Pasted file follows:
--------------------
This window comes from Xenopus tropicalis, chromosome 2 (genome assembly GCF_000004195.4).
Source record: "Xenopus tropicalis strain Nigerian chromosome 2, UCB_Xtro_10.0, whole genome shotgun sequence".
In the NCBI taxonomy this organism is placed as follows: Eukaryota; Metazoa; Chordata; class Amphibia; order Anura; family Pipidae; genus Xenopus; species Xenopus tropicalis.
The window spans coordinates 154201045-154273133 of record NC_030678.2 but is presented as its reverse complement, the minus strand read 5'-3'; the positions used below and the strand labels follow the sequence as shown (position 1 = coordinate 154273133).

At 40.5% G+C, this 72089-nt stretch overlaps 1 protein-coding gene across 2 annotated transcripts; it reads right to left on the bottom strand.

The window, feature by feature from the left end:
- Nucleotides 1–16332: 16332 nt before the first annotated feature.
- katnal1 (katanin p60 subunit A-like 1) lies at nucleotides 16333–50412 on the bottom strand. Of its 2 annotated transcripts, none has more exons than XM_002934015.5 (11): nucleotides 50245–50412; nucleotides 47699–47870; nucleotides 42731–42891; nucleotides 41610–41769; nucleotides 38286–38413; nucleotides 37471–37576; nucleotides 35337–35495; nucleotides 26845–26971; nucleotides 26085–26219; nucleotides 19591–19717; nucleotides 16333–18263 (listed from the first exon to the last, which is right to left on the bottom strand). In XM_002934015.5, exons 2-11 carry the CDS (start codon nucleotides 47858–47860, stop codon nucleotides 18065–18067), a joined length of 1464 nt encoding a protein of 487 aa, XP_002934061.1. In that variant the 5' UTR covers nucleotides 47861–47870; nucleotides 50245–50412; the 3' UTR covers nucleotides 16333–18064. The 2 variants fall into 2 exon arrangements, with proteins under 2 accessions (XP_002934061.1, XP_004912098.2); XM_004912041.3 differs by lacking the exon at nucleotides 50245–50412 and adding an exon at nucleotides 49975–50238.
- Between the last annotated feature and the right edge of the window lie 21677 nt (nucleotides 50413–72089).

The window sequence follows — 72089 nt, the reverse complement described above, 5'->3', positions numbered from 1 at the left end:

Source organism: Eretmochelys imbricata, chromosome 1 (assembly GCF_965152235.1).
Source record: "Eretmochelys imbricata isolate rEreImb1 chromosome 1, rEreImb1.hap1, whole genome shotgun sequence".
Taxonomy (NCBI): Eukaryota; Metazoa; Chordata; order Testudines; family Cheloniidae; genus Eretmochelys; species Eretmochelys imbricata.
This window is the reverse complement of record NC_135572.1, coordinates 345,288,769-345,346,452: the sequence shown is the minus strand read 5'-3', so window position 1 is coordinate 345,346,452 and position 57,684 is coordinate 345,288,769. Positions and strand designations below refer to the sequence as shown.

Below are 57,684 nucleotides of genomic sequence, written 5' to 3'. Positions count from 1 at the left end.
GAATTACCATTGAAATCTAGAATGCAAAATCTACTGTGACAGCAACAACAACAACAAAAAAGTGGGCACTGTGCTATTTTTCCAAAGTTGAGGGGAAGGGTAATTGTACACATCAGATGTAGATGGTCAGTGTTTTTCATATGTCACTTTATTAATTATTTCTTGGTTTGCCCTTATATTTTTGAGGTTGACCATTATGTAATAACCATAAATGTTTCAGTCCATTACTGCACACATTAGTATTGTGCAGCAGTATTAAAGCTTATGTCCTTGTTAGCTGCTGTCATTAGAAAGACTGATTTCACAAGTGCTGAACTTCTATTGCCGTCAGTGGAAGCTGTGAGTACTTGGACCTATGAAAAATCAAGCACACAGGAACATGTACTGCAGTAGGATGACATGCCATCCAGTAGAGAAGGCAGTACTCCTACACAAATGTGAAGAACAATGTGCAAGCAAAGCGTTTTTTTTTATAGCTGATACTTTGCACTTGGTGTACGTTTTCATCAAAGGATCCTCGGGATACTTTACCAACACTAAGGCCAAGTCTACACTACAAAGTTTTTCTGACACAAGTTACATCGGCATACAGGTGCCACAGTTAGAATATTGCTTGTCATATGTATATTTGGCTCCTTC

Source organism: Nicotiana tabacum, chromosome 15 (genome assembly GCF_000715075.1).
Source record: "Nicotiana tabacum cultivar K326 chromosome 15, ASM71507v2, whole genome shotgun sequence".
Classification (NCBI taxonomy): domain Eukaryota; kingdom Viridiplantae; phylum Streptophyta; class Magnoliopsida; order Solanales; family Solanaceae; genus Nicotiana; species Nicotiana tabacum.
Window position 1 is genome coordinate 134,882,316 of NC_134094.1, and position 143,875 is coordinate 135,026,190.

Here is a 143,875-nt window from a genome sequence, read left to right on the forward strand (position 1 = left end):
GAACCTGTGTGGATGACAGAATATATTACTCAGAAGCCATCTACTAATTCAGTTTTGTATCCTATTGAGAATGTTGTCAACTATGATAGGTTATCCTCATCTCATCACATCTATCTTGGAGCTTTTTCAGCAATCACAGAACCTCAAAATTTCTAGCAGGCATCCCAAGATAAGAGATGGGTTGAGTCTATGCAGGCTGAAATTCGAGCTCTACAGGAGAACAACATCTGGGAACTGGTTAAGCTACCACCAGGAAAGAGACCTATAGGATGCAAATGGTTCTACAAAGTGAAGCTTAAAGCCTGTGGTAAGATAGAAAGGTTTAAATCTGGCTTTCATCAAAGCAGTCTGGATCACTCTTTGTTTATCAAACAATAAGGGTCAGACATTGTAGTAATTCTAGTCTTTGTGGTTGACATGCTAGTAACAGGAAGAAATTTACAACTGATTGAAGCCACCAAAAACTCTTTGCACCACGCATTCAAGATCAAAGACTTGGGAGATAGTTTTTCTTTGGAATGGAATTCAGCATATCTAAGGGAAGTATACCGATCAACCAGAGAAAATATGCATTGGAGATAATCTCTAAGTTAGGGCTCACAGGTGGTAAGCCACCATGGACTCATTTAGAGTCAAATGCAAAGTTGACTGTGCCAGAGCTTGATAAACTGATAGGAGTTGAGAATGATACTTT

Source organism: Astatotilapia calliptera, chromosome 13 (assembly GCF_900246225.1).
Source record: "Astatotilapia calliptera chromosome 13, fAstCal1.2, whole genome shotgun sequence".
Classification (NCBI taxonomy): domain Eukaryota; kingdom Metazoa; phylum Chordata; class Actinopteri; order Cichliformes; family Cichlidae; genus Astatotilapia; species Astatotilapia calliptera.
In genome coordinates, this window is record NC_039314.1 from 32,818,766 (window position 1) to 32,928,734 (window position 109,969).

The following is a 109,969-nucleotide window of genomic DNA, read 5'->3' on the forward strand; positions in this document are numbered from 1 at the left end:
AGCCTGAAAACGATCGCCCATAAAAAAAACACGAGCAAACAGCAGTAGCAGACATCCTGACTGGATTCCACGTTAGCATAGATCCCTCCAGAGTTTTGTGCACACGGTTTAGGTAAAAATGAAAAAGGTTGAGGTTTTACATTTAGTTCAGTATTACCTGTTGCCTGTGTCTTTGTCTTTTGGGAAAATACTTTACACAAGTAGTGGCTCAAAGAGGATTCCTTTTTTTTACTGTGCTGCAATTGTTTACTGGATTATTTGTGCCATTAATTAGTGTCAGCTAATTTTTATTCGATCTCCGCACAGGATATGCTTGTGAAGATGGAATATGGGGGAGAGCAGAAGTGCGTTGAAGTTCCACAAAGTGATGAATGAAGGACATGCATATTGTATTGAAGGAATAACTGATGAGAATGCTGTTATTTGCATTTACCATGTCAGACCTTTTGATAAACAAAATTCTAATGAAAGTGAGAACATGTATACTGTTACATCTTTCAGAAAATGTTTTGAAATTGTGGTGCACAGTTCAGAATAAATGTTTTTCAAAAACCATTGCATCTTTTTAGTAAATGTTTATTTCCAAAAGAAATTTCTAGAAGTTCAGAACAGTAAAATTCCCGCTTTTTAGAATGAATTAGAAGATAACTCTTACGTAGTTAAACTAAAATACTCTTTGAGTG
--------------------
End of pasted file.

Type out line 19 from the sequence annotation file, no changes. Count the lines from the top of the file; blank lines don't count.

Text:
Classification (NCBI taxonomy): domain Eukaryota; kingdom Viridiplantae; phylum Streptophyta; class Magnoliopsida; order Solanales; family Solanaceae; genus Nicotiana; species Nicotiana tabacum.